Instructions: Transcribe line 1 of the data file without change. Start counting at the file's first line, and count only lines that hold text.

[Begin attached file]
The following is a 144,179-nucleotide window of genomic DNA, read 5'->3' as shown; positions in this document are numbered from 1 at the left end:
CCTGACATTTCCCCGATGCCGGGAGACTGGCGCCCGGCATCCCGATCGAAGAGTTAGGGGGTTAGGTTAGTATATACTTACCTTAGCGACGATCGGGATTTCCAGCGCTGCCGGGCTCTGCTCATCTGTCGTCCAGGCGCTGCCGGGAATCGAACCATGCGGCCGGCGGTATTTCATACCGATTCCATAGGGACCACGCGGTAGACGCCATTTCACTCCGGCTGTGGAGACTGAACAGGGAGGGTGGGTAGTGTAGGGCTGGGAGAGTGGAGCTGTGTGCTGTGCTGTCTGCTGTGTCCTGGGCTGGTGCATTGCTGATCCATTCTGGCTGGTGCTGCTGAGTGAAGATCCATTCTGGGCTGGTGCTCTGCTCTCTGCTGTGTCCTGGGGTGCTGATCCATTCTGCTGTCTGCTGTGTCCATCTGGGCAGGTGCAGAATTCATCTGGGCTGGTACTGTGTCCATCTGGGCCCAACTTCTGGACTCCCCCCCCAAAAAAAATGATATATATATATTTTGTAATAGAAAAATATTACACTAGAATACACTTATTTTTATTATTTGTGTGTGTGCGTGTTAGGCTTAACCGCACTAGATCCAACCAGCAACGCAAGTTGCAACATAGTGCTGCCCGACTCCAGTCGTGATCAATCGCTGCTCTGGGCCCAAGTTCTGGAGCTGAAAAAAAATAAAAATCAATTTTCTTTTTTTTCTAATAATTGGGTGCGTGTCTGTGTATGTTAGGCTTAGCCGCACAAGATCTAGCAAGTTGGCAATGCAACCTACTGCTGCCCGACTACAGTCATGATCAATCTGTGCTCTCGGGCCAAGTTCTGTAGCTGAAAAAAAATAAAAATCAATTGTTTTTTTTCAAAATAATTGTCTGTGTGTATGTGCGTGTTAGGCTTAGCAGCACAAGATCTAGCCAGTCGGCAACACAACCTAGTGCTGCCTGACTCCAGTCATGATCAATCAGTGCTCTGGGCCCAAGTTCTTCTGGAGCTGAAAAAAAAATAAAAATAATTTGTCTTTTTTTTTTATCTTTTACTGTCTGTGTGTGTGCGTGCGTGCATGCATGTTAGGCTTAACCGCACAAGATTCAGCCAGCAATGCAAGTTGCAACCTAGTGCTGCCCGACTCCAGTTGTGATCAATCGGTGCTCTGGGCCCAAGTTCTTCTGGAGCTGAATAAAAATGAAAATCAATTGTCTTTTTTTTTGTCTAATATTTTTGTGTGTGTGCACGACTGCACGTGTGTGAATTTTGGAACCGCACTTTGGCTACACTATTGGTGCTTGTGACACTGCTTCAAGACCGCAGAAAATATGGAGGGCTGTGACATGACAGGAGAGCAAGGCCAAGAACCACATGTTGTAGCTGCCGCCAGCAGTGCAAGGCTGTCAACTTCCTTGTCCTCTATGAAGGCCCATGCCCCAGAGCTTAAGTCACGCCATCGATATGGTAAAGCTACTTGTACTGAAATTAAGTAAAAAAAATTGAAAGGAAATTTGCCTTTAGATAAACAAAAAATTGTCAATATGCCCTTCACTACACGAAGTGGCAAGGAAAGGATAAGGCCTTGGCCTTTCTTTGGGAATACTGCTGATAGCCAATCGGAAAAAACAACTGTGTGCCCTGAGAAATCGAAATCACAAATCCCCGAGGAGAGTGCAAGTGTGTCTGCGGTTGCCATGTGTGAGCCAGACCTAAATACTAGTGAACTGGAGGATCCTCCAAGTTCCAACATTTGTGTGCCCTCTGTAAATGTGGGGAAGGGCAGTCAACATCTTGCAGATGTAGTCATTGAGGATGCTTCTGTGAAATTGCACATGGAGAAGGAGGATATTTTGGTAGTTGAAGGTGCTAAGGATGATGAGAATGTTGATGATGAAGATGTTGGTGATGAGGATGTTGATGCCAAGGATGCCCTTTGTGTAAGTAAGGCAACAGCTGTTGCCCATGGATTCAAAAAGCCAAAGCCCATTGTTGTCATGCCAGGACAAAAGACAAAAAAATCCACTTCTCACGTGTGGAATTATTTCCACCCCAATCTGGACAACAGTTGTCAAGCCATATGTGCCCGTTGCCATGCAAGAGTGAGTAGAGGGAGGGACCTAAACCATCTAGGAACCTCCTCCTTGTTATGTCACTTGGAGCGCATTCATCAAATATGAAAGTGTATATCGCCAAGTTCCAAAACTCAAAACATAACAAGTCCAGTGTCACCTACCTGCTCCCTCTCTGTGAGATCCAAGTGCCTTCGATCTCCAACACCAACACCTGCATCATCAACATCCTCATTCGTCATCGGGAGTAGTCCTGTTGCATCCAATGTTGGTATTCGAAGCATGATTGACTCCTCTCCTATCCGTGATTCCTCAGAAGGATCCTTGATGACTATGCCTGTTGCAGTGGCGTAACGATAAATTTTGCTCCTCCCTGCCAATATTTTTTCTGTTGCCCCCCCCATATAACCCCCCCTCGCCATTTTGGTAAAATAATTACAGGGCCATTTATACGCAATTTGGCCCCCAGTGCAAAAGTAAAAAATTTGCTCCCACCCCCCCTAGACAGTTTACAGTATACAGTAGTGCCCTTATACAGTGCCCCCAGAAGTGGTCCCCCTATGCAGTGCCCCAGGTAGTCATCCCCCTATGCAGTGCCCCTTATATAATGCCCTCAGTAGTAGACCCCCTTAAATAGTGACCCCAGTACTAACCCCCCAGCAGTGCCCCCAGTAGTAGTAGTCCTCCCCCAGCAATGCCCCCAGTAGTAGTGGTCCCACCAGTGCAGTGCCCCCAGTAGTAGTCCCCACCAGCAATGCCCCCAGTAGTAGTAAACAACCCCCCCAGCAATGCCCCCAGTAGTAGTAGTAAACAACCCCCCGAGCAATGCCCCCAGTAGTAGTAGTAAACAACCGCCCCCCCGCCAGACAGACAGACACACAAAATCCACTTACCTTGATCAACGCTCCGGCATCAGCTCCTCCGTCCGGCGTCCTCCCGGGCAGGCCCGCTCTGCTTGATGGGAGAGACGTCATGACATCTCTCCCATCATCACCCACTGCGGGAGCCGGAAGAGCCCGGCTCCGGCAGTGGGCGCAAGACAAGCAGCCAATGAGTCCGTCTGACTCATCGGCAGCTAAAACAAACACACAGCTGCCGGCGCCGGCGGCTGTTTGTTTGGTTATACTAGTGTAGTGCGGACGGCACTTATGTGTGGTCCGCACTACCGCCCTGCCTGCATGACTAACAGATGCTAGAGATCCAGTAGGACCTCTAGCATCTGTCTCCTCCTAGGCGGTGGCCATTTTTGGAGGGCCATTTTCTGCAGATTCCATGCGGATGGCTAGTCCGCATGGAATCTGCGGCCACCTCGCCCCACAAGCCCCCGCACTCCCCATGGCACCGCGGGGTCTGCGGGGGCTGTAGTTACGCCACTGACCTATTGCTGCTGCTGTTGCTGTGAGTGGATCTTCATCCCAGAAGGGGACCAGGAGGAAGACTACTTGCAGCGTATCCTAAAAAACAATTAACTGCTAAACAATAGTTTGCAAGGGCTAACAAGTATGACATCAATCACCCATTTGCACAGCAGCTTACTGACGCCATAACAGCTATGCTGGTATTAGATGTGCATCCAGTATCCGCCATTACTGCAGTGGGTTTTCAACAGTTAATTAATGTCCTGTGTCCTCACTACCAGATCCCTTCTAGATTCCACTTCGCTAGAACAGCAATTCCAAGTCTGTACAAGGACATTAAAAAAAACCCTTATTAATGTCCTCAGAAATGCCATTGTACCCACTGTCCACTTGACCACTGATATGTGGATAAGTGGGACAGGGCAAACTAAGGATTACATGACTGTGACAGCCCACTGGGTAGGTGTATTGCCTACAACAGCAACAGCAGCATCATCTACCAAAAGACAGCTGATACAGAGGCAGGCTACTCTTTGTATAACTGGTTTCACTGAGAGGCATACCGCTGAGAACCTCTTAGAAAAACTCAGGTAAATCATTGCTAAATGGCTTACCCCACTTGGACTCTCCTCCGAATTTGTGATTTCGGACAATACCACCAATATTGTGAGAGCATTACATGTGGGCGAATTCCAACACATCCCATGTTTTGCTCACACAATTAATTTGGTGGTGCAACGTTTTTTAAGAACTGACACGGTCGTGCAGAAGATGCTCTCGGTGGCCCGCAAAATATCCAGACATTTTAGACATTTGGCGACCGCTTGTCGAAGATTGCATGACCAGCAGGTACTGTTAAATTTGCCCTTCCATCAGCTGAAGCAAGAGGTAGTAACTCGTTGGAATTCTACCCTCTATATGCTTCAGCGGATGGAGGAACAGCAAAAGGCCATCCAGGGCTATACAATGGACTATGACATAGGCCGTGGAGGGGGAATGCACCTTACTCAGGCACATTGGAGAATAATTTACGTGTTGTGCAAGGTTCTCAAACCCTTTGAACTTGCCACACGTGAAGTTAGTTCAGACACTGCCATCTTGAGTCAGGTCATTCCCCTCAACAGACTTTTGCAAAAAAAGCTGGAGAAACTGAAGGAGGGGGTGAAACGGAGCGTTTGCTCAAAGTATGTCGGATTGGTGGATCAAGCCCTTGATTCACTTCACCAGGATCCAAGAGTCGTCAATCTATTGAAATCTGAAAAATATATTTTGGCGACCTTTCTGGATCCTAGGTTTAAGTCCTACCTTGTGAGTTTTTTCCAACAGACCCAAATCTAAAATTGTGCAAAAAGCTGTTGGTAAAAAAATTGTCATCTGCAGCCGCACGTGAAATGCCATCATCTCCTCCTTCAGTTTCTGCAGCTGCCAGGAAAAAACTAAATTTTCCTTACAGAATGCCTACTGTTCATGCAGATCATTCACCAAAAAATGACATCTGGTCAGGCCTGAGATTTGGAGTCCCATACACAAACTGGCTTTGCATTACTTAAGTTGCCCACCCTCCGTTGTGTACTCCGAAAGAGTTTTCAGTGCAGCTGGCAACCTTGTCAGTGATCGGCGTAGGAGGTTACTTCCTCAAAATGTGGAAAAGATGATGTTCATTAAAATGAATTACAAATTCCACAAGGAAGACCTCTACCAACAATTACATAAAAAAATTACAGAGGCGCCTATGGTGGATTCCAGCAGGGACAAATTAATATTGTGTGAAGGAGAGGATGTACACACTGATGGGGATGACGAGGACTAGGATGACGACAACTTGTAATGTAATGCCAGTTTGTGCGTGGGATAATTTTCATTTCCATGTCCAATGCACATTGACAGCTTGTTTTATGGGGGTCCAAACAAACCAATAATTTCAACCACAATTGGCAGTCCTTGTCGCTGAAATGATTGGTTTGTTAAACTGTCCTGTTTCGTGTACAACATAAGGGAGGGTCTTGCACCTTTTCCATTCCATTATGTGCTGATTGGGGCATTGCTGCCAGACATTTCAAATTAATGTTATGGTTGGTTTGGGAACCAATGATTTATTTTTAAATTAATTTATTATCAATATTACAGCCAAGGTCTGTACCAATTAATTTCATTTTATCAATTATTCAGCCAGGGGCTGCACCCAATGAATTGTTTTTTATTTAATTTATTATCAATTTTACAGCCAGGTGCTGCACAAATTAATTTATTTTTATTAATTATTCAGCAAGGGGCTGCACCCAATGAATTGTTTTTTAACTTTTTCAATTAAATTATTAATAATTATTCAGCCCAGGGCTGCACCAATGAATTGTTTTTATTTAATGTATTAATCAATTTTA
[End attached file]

The following is a 144,179-nucleotide window of genomic DNA, read 5'->3' as shown; positions in this document are numbered from 1 at the left end: